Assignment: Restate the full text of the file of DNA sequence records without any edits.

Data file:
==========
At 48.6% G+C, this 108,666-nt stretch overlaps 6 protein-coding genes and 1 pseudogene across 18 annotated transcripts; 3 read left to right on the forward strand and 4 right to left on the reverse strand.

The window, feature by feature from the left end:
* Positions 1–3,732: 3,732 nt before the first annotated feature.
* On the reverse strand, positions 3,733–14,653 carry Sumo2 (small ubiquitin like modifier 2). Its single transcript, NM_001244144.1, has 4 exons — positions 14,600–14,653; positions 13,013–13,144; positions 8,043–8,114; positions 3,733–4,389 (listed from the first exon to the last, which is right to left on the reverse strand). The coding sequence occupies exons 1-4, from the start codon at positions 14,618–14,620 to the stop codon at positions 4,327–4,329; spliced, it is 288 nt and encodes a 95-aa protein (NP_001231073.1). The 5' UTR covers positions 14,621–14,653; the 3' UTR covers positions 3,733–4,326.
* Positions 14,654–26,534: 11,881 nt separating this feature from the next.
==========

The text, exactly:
At 48.6% G+C, this 108,666-nt stretch overlaps 6 protein-coding genes and 1 pseudogene across 18 annotated transcripts; 3 read left to right on the forward strand and 4 right to left on the reverse strand.

The window, feature by feature from the left end:
* Positions 1–3,732: 3,732 nt before the first annotated feature.
* On the reverse strand, positions 3,733–14,653 carry Sumo2 (small ubiquitin like modifier 2). Its single transcript, NM_001244144.1, has 4 exons — positions 14,600–14,653; positions 13,013–13,144; positions 8,043–8,114; positions 3,733–4,389 (listed from the first exon to the last, which is right to left on the reverse strand). The coding sequence occupies exons 1-4, from the start codon at positions 14,618–14,620 to the stop codon at positions 4,327–4,329; spliced, it is 288 nt and encodes a 95-aa protein (NP_001231073.1). The 5' UTR covers positions 14,621–14,653; the 3' UTR covers positions 3,733–4,326.
* Positions 14,654–26,534: 11,881 nt separating this feature from the next.